The Assembler takes what is essentailly a human readable form of machine code and translates it directly into binary machine code. Unlike C, assembly instructions have a one-to-one relationship with operations that the target microcontroller can perform. So while the Assembler also makes use of a preprocessor, parser, and code generator, its parser is vastly simpler since it doesn't need to perform any semantic analysis. The assembly code is the list of actions to be taken. The output of the assembler is an object file. Object files contain binary code in an almost executable format ready for processing by the Linker.

Librarian or Archiver

The Librarian (called the Archiver by GCC based compilers) is a tool for placing object files into a container called a library (or archive by GCC based compilers). So, a library is nothing more than a collection of (usually related) object files that simplifies the task of reusing them in many projects.


The Linker's job is to combine a set of object files and library files (themselves, simply a collection of object files) into a single executable file or in the case of microcontrollers, a *.hex file (pronounced simply 'hex file').

The object files are relocatable, meaning that the code and data they contain may be placed anywhere in the memory map of the device. In other words, there are no hard-coded addresses in the original source (there are some exceptions, but we'll ignore those for now). This makes it possible to mix source files and libraries for the same microcontroller in a single project. There can be no address conflicts if the variables and code blocks are not being "forced" to a specific address in the device's memory map.

One consequence of being relocatable is that any reference to a variable or function in the code is nothing but a place holder. For example, an instruction that tells the program to "call MyFunction" cannot make the call because "MyFunction" does not yet have an address. The instruction simply has a placeholder that tells the linker, "When you figure out where MyFunction is going to live in program memory, put its address here so I can jump to it when the program is running."

So, the main task of the linker is to figure out where all of the code and data will reside within the microcontroller's memory. Assisting it in this task is the linker script which defines the structure of the microcontroller's memory as well as which locations may or may not be assigned by the linker for a specific purpose. For example, some memory is reserved specificly for use by interrupts. With this information, the linker attempts to locate each block of code and each variable at a specific address in the device's memory map. If it finds a successful arrangement, the linker will go back to each placeholder and replace the reference to a variable name or function name with the address it was just assigned.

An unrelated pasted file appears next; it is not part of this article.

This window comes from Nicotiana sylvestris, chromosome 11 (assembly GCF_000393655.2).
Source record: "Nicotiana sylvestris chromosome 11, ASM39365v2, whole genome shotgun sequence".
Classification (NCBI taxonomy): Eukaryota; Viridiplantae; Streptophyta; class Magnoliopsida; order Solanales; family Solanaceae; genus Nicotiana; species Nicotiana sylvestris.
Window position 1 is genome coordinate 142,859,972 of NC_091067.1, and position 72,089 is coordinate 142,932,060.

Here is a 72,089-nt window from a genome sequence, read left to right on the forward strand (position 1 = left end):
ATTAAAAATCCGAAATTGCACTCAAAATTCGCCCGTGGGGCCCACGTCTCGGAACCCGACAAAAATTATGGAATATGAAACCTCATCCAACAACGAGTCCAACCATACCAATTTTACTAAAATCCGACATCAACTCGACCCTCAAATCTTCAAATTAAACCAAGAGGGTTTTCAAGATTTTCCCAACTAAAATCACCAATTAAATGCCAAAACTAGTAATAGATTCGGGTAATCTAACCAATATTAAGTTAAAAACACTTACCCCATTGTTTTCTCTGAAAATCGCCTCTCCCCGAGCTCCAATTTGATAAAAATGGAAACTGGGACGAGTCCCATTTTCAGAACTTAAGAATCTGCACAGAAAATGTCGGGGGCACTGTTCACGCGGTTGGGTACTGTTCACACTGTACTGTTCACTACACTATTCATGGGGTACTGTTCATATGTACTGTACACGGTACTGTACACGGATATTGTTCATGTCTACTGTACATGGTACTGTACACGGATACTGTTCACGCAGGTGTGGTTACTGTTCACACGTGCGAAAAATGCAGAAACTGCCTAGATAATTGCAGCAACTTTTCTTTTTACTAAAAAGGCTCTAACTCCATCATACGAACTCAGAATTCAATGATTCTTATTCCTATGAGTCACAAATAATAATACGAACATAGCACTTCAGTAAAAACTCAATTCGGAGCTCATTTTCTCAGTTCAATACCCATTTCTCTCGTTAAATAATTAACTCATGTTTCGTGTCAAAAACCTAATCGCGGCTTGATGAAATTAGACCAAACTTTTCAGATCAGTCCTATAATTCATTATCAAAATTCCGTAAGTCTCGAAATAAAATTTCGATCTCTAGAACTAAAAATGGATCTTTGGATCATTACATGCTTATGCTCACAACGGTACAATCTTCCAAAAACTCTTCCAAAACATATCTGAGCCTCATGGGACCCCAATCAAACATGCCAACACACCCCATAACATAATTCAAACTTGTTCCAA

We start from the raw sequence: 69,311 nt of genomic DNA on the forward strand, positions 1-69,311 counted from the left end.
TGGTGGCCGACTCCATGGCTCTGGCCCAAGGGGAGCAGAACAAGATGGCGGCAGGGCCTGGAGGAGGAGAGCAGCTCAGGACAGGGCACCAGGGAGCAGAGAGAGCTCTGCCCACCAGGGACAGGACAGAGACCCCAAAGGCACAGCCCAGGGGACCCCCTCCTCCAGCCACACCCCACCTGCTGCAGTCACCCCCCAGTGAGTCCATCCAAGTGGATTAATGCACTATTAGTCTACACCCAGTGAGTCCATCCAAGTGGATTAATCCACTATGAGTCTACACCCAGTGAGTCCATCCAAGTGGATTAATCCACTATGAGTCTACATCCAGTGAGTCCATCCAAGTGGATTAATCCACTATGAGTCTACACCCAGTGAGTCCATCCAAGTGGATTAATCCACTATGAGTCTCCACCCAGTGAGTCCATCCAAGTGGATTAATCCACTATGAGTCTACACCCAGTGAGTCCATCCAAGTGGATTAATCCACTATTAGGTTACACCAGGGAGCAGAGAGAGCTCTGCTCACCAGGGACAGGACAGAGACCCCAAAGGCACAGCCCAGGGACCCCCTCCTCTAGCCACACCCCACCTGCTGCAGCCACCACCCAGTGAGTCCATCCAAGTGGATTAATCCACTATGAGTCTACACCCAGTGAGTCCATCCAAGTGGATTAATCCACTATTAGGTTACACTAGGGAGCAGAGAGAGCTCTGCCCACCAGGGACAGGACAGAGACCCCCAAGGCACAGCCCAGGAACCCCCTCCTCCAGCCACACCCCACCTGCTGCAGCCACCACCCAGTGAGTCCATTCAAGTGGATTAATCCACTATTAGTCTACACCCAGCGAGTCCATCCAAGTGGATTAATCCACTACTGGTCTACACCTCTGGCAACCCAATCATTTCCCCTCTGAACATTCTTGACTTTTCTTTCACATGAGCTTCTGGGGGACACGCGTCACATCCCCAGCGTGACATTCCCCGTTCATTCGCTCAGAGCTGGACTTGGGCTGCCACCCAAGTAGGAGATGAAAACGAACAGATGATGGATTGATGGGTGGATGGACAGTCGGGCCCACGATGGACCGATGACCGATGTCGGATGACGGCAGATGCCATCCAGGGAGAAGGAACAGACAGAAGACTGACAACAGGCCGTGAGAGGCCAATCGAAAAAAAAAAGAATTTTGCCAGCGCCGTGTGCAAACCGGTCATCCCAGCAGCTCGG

At this point, the program is in its final form and the linker outputs a *.hex file that contains the binary image to be programmed into the device's flash memory. If you built the project for debugging, the linker will instead output an *.elf file (or a *.coff or *.cod file for older compilers and IDEs) which contains the same binary image as the *.hex file, but with special debug code that is required for our debug tools to interact with the device.

Finally, the linker may optionally produce a *.map file which will show how each variable and block of code was arranged into the device's memory space.

Hex File

The *.hex file is the final, executable form of the program, conceptually equivalent to an *.exe on a DOS/Windows platform. This file is passed on to a programing tool, such as an MPLAB ICD3 or a PICkit 3 (among many others), which then "burns" the binary image into the target microcontroller's flash memory. When the microcontroller is released from reset or is powered up, the code from the *.hex file will run.